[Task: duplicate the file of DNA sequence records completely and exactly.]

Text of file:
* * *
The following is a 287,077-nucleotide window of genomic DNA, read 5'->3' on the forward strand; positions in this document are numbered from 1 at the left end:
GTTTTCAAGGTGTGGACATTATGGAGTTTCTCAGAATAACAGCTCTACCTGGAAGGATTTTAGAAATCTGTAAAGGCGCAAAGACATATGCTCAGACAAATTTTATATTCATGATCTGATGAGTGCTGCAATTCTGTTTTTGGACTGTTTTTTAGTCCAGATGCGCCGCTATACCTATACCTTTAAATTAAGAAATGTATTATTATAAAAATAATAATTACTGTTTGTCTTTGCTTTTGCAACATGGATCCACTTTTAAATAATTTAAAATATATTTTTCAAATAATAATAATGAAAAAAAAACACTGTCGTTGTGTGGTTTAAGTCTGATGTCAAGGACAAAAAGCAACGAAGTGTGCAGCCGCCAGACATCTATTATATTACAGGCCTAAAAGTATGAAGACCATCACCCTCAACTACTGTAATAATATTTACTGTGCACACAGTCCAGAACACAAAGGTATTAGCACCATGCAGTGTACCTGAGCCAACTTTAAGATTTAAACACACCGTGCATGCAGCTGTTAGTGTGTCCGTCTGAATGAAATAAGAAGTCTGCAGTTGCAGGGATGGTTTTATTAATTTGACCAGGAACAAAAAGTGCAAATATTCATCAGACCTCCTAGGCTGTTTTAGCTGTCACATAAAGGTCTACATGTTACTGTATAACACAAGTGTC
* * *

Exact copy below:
The following is a 287,077-nucleotide window of genomic DNA, read 5'->3' on the forward strand; positions in this document are numbered from 1 at the left end:
GTTTTCAAGGTGTGGACATTATGGAGTTTCTCAGAATAACAGCTCTACCTGGAAGGATTTTAGAAATCTGTAAAGGCGCAAAGACATATGCTCAGACAAATTTTATATTCATGATCTGATGAGTGCTGCAATTCTGTTTTTGGACTGTTTTTTAGTCCAGATGCGCCGCTATACCTATACCTTTAAATTAAGAAATGTATTATTATAAAAATAATAATTACTGTTTGTCTTTGCTTTTGCAACATGGATCCACTTTTAAATAATTTAAAATATATTTTTCAAATAATAATAATGAAAAAAAAACACTGTCGTTGTGTGGTTTAAGTCTGATGTCAAGGACAAAAAGCAACGAAGTGTGCAGCCGCCAGACATCTATTATATTACAGGCCTAAAAGTATGAAGACCATCACCCTCAACTACTGTAATAATATTTACTGTGCACACAGTCCAGAACACAAAGGTATTAGCACCATGCAGTGTACCTGAGCCAACTTTAAGATTTAAACACACCGTGCATGCAGCTGTTAGTGTGTCCGTCTGAATGAAATAAGAAGTCTGCAGTTGCAGGGATGGTTTTATTAATTTGACCAGGAACAAAAAGTGCAAATATTCATCAGACCTCCTAGGCTGTTTTAGCTGTCACATAAAGGTCTACATGTTACTGTATAACACAAGTGTC